Some turnovers come from poor ball security and execution, but a lot of it is luck too. Turnover luck tends to correct itself. Throughout the course of a season, teams tend to fall on a fumble, be the beneficiary of a tipped pass, and overall be in the right place at the right time their fair share of the time. If the Broncos luck changes on the island then look for an offensive explosion from BSU.
The stats tell us that BSU is a mild favorite when it comes to the five factors on offense. Where things really start looking up for Boise State is when we combine the offensive and defense stats to look at the whole picture.
Defensively these teams aren’t close. Hawaii gives up explosive plays, can’t force teams into 3rd and long, are unable to prevent scores, and their defense is often placed in unfortunate positions. In four of the five categories, Hawaii is among the very worst in the entire country. Comparing what the Broncos are good at with what Hawaii is terrible at we can predict a dominant performance for the Bronco offense.
The Broncos defensive stats look good. The Bronco defense is put in compromising positions by the offense and special teams often but they are still a top 25 team at preventing teams from finishing drives. They hold up well against explosive plays and prevent opposing offenses from slowly working the ball down the field.
So if the stats are so good, why is there a pit in the collective stomach of Bronco Nation about the defense?
The lack of turnovers, sacks, and the overall lack of size and depth on the defensive line is a cause of angst for many observant Boise State fans. BSU has used safeties to “cheat” up against the run and it’s left holes in the secondary for tight ends and slot receivers to exploit.
There doesn’t appear to be an easy fix available either. It’ll be interesting to see what Avalos dials up on Saturday to stop the slow leak that has plagued the Bronco D the last several weeks.
WHAT WILL HAPPEN
Oh no, prediction time! This is where 2016 likes to rear its ugly head. All you can do is look at the best data you can find and evaluate it for clues about what outcome is most likely. You’ll look like a fool sometimes, but it’s the best and only way to predict unknowable outcomes. Here we go!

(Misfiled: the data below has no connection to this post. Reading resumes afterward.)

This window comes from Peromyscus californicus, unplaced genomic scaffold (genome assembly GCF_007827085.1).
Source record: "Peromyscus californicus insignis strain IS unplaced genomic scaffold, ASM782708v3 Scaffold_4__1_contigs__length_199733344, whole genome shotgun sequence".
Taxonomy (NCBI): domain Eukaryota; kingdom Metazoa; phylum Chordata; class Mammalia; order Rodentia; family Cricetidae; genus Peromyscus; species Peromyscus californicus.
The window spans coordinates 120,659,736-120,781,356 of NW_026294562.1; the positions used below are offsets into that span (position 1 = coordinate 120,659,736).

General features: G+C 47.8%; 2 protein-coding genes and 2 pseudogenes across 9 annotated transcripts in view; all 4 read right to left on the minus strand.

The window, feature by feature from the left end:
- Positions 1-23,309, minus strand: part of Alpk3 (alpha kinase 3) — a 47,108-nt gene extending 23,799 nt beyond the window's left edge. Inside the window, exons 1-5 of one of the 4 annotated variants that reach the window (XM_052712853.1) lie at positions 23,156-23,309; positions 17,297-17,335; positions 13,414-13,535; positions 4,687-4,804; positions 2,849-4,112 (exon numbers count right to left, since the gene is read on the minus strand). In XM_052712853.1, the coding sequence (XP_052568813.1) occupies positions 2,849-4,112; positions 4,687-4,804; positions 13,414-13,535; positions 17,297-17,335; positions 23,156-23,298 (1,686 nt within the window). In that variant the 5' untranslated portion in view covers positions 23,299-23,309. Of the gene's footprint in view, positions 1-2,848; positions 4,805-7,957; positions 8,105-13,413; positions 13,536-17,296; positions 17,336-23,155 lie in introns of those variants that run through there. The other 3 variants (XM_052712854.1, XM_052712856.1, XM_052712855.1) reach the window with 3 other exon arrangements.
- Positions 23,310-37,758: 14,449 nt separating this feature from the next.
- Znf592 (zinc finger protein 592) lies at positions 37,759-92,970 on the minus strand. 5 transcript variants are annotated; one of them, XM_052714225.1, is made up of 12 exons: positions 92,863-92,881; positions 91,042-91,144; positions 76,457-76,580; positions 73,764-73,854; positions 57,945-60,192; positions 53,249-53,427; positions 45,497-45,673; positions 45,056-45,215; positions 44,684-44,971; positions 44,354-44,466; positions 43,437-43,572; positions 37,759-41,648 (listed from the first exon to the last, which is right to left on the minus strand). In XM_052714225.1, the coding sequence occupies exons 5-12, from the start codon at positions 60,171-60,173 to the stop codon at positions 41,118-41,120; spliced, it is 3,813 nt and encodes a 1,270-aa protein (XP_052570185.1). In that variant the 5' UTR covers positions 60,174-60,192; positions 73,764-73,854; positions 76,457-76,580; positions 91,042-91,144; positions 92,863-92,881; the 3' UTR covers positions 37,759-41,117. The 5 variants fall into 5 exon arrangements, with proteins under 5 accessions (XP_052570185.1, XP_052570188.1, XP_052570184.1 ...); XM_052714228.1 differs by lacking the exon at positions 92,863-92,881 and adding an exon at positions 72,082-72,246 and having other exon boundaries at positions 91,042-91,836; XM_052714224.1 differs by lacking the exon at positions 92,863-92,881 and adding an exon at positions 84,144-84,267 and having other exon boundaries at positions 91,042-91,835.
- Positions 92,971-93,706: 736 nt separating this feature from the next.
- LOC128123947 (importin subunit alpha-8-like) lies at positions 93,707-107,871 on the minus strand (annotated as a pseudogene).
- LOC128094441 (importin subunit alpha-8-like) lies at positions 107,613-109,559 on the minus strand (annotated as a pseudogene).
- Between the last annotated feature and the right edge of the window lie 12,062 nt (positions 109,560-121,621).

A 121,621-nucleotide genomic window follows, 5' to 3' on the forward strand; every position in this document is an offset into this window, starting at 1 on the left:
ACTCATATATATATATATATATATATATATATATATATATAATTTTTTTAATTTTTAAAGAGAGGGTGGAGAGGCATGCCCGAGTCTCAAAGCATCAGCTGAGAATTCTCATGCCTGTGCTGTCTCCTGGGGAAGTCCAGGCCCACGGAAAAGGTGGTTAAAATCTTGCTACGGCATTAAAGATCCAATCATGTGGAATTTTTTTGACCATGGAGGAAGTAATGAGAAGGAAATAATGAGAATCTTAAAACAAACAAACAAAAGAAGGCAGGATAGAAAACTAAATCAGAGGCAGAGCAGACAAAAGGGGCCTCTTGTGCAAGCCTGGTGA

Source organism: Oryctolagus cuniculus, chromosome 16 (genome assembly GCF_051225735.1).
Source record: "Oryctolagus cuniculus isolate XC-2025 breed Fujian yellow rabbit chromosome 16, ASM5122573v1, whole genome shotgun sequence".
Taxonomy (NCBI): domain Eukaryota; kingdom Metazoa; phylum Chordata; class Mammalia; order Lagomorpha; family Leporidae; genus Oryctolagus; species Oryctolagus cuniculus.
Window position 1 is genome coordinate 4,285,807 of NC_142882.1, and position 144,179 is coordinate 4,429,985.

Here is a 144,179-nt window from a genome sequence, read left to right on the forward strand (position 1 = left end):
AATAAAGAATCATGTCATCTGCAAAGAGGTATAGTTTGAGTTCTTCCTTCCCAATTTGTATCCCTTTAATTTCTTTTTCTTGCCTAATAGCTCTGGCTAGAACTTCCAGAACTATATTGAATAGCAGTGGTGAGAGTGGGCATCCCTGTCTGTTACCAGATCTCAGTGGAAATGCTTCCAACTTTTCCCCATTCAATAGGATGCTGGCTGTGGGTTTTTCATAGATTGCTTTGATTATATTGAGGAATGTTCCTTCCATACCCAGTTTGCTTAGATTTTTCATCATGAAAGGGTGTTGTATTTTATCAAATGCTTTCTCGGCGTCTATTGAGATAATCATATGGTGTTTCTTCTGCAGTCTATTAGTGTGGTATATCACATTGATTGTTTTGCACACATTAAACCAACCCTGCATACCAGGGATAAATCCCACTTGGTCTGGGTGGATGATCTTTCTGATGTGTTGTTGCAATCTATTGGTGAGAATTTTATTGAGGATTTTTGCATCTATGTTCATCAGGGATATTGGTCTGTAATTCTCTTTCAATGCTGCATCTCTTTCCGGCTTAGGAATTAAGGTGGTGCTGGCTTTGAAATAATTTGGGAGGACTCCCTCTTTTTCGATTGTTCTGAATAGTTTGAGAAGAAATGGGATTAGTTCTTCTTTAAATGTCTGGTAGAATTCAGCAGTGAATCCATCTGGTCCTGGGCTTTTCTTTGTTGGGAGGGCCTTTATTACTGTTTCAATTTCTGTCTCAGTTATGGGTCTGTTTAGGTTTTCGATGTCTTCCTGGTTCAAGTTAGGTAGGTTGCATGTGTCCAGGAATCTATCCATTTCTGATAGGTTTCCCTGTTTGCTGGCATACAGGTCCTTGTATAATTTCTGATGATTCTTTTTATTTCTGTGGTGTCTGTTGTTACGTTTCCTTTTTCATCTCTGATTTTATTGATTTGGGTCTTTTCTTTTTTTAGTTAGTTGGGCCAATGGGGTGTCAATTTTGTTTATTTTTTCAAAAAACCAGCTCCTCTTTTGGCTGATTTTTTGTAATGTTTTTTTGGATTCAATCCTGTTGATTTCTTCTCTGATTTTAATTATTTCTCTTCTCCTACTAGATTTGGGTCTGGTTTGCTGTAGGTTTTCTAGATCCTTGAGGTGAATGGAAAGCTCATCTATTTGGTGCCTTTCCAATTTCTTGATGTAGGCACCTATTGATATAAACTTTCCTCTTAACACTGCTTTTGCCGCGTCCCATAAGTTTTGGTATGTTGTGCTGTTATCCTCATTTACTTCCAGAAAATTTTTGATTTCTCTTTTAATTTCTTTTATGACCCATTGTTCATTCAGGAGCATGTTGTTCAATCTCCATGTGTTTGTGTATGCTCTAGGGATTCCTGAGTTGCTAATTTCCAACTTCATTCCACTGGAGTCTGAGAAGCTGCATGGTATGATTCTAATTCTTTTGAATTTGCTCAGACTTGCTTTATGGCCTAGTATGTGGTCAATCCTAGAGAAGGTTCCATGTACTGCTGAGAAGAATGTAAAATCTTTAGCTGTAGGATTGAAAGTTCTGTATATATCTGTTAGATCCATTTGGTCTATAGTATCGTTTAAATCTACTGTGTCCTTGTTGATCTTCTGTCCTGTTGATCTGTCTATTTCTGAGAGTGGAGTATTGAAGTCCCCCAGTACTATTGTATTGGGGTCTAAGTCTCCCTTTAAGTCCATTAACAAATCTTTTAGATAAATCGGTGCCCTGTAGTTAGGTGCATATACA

Boise State can run or throw the ball effectively and explosively. The stats back that up. It seems that Harsin and company have decided that the safe bet is to go run heavy and rely on a talented backfield to bully BSU opponents into submission. That’s the game plan that BSU will use Saturday in Hawaii.
Boise State will run the ball heavy to control the ball, control the clock, and keep their lack of depth on defense from causing concern. Bet on Blue would prefer a “zig when they think you’re going to zag” pass-happy explosion on Saturday, but McNichols and Mattison are more than capable of carrying the load.
Speaking of the dynamic duo of Jeremy and Alexander, it is high-time that they spent a ton of time in the same backfield. If BSU is content to run the ball 60+ percent of the time then they should go all in with the strategy and force defenses to check two ridiculously talent backs.
There are so many formations, shifts, counters, and misdirections that come into play if you put those two in the same backfield. With both backs capable of running, receiving, and protecting the QB, the possibilities are endless. Let’s hope we see it from the Broncos this week.
So what’s going to happen Saturday evening? Boise State is going to handle the Rainbow Warriors to the tune of 48-28. That’s the prediction. Is it a tad on the homer side? Yes. Is it realistic? Yes, it’s that too.
Boise State opened as a -16 betting favorite. Since the line opened it has grown to -18. The over under is at 63.5 meaning the betting markets predict a score of 41-22 Boise State. Boise State is just 3-6 against the spread on the year, but they’ve been better on the road. Away from Albertson’s Stadium the Broncos are 3-1 against the spread.
Hawaii is 5-4 against the number, but just 2-2 at home. The Rainbow Warriors are just 1-2 at home against MWC teams. Also of note, BSU is 4-1 against the spread against Hawaii in their last five matchups. No matter how you look at it, the trends say BSU is a good play on Saturday. As always, check Odds Shark for more betting trends.
SHOULD WE BET ON BLUE?
Regardless of the craziness of 2016, you have to trust the process. Boise State has been good on the road. Hawaii has been iffy against the spread versus conference foes. Plus the stats tell us that Hawaii’s defense is awful.
I understand that many people are gun-shy (scared even) to place a bet on a favorite in 2016, but it’s the right play. Yes, Bronco Nation, Bet on Blue against the Warriors and enjoy a therapeutic Saturday of Boise State football. Lord knows we need it. Go Broncos and Bleed Blue.